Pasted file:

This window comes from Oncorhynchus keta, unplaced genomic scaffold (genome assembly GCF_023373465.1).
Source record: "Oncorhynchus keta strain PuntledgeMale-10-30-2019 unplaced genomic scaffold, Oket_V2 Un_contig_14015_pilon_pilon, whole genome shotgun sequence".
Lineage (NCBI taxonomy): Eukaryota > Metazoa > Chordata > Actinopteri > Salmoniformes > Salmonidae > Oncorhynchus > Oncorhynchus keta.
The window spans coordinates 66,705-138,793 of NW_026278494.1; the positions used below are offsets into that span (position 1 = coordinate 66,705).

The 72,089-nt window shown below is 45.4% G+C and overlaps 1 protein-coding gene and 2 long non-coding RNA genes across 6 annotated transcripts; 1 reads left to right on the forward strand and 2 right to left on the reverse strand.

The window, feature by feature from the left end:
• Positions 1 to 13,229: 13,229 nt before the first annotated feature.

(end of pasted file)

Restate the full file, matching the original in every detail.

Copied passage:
This window comes from Oncorhynchus keta, unplaced genomic scaffold (genome assembly GCF_023373465.1).
Source record: "Oncorhynchus keta strain PuntledgeMale-10-30-2019 unplaced genomic scaffold, Oket_V2 Un_contig_14015_pilon_pilon, whole genome shotgun sequence".
Lineage (NCBI taxonomy): Eukaryota > Metazoa > Chordata > Actinopteri > Salmoniformes > Salmonidae > Oncorhynchus > Oncorhynchus keta.
The window spans coordinates 66,705-138,793 of NW_026278494.1; the positions used below are offsets into that span (position 1 = coordinate 66,705).

The 72,089-nt window shown below is 45.4% G+C and overlaps 1 protein-coding gene and 2 long non-coding RNA genes across 6 annotated transcripts; 1 reads left to right on the forward strand and 2 right to left on the reverse strand.

The window, feature by feature from the left end:
• Positions 1 to 13,229: 13,229 nt before the first annotated feature.